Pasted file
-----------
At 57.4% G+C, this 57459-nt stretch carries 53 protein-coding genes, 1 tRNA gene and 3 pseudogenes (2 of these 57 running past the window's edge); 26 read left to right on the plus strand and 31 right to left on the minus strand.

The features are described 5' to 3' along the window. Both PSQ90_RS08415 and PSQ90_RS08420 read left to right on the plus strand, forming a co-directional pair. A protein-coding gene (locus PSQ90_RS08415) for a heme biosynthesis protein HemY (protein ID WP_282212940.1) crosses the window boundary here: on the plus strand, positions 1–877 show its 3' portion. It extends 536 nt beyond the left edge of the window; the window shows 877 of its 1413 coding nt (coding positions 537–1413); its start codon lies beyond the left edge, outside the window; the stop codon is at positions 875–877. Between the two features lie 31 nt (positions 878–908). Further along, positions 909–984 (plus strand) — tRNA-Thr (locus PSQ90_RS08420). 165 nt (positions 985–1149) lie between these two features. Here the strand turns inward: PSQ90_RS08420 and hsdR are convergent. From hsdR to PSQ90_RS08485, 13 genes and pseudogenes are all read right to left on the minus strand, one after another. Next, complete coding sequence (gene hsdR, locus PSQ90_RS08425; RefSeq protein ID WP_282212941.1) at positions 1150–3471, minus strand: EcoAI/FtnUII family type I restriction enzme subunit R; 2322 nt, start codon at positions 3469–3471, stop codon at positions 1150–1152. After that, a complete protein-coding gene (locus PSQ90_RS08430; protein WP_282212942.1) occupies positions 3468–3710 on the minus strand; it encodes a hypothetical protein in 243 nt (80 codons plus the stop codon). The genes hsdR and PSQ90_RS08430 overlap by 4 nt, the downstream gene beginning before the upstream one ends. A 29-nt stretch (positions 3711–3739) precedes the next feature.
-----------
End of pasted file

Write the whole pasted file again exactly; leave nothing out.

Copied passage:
At 57.4% G+C, this 57459-nt stretch carries 53 protein-coding genes, 1 tRNA gene and 3 pseudogenes (2 of these 57 running past the window's edge); 26 read left to right on the plus strand and 31 right to left on the minus strand.

The features are described 5' to 3' along the window. Both PSQ90_RS08415 and PSQ90_RS08420 read left to right on the plus strand, forming a co-directional pair. A protein-coding gene (locus PSQ90_RS08415) for a heme biosynthesis protein HemY (protein ID WP_282212940.1) crosses the window boundary here: on the plus strand, positions 1–877 show its 3' portion. It extends 536 nt beyond the left edge of the window; the window shows 877 of its 1413 coding nt (coding positions 537–1413); its start codon lies beyond the left edge, outside the window; the stop codon is at positions 875–877. Between the two features lie 31 nt (positions 878–908). Further along, positions 909–984 (plus strand) — tRNA-Thr (locus PSQ90_RS08420). 165 nt (positions 985–1149) lie between these two features. Here the strand turns inward: PSQ90_RS08420 and hsdR are convergent. From hsdR to PSQ90_RS08485, 13 genes and pseudogenes are all read right to left on the minus strand, one after another. Next, complete coding sequence (gene hsdR, locus PSQ90_RS08425; RefSeq protein ID WP_282212941.1) at positions 1150–3471, minus strand: EcoAI/FtnUII family type I restriction enzme subunit R; 2322 nt, start codon at positions 3469–3471, stop codon at positions 1150–1152. After that, a complete protein-coding gene (locus PSQ90_RS08430; protein WP_282212942.1) occupies positions 3468–3710 on the minus strand; it encodes a hypothetical protein in 243 nt (80 codons plus the stop codon). The genes hsdR and PSQ90_RS08430 overlap by 4 nt, the downstream gene beginning before the upstream one ends. A 29-nt stretch (positions 3711–3739) precedes the next feature.